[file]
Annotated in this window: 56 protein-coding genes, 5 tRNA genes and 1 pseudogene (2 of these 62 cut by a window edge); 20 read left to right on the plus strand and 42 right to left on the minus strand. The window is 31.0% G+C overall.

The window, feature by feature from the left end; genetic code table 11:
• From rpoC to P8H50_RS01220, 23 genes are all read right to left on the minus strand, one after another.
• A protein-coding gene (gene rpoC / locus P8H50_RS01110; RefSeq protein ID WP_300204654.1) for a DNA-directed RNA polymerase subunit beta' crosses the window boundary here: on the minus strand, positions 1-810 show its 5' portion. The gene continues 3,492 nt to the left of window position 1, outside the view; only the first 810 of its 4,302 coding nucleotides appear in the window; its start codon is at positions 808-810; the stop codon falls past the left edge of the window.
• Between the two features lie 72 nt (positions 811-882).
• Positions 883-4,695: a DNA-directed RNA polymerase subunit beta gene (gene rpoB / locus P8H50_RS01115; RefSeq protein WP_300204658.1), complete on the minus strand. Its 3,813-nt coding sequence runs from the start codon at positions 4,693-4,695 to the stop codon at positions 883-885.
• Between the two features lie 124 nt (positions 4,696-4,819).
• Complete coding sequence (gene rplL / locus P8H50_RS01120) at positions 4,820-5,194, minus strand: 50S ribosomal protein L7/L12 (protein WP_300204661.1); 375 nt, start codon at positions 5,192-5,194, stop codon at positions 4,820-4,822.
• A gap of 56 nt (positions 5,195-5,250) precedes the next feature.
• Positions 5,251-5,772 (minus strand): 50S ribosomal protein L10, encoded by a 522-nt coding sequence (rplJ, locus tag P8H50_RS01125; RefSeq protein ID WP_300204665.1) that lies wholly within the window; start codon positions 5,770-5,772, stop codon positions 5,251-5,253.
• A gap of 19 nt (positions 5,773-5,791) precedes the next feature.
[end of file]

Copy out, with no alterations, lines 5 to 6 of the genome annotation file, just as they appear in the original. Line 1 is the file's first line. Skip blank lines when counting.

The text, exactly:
• Between the two features lie 72 nt (positions 811-882).
• Positions 883-4,695: a DNA-directed RNA polymerase subunit beta gene (gene rpoB / locus P8H50_RS01115; RefSeq protein WP_300204658.1), complete on the minus strand. Its 3,813-nt coding sequence runs from the start codon at positions 4,693-4,695 to the stop codon at positions 883-885.